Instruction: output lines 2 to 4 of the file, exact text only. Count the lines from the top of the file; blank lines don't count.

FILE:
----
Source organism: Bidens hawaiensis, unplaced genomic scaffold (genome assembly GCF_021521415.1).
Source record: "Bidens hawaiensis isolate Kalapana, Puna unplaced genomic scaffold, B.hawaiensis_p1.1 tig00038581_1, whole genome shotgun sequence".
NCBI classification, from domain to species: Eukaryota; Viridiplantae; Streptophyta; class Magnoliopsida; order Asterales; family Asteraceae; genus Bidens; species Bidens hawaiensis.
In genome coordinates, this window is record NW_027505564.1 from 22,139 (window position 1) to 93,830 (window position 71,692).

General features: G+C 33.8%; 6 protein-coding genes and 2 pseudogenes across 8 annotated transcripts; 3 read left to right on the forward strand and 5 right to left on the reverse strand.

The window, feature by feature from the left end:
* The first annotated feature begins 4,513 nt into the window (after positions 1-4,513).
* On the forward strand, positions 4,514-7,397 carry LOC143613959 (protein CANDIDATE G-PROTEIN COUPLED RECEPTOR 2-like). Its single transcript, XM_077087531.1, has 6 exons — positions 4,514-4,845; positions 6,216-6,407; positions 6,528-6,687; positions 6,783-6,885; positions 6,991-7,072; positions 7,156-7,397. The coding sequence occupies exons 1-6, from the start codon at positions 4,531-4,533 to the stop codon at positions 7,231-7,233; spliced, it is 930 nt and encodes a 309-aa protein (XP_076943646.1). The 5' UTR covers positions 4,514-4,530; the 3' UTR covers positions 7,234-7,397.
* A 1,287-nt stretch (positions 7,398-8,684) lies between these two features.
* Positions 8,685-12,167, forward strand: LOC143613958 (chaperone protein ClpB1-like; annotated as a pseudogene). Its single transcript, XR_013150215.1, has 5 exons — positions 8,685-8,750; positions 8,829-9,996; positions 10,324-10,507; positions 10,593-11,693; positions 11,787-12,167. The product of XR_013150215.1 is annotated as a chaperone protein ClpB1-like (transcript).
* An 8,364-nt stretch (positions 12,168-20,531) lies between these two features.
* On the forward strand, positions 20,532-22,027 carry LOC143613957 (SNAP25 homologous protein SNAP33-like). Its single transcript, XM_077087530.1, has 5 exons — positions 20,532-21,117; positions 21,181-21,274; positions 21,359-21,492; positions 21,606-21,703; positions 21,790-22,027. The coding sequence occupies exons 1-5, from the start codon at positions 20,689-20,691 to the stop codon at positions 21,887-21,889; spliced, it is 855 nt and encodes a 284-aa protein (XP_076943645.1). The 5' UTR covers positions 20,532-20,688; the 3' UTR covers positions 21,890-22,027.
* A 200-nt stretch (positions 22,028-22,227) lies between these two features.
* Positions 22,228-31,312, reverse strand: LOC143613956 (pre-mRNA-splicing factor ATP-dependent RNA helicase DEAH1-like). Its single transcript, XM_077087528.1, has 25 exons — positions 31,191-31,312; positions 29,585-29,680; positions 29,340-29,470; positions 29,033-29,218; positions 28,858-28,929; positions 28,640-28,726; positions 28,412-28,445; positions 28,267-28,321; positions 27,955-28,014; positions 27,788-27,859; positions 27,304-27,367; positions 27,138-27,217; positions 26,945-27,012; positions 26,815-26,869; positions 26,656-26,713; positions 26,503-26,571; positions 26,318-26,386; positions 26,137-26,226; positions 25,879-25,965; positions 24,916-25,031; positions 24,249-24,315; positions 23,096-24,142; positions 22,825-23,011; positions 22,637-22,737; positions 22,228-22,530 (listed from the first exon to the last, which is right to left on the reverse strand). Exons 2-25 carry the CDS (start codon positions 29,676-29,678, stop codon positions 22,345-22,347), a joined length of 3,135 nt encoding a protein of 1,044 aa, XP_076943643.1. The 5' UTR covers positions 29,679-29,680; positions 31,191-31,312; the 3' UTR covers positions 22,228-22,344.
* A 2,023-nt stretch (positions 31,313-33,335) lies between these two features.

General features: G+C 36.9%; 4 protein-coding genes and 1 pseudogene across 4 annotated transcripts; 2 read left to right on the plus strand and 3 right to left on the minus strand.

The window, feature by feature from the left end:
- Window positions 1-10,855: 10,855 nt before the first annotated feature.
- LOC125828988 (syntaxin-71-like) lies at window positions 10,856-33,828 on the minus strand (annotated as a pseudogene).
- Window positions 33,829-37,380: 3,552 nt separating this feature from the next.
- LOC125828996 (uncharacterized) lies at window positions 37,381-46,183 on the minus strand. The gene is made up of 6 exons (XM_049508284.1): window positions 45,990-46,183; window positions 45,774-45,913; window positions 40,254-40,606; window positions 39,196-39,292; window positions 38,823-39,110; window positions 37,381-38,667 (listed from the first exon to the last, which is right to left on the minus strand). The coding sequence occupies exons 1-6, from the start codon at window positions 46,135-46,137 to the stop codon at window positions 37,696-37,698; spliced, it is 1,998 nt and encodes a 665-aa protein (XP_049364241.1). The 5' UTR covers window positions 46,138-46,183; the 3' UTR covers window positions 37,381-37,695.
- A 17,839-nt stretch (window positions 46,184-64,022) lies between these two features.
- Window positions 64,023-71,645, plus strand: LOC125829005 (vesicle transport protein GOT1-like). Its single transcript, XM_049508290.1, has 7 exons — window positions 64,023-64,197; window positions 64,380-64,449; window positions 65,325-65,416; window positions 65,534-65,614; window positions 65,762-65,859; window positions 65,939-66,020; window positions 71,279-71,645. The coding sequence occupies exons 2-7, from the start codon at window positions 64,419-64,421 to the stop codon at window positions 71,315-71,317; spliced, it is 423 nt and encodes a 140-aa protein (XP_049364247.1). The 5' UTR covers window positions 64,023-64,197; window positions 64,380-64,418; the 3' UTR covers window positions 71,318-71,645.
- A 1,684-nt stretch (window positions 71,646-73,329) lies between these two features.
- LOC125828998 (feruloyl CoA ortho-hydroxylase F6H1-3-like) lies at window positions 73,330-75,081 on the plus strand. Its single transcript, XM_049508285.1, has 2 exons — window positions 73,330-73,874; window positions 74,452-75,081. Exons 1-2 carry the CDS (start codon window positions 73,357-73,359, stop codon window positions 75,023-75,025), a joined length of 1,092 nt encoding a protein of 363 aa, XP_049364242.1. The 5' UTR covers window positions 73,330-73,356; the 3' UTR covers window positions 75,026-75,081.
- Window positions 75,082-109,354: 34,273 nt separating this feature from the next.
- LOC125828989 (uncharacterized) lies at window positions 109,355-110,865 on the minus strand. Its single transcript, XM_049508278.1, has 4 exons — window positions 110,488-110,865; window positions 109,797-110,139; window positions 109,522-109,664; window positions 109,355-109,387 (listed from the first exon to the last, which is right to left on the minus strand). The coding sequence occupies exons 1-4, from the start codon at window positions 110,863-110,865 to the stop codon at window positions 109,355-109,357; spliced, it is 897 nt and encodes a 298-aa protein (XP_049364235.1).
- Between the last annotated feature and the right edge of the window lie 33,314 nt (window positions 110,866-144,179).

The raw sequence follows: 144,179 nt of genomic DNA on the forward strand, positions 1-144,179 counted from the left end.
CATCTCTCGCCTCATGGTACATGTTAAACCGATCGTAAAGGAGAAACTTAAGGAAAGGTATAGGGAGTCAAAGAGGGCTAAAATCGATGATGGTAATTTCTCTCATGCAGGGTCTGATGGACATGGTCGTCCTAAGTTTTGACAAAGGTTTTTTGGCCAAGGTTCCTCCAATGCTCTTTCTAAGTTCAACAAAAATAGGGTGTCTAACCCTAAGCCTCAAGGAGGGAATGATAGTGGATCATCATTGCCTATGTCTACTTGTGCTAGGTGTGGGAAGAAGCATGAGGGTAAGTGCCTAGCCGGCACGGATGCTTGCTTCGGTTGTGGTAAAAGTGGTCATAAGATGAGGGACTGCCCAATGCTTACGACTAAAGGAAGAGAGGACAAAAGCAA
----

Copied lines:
Source record: "Bidens hawaiensis isolate Kalapana, Puna unplaced genomic scaffold, B.hawaiensis_p1.1 tig00038581_1, whole genome shotgun sequence".
NCBI classification, from domain to species: Eukaryota; Viridiplantae; Streptophyta; class Magnoliopsida; order Asterales; family Asteraceae; genus Bidens; species Bidens hawaiensis.
In genome coordinates, this window is record NW_027505564.1 from 22,139 (window position 1) to 93,830 (window position 71,692).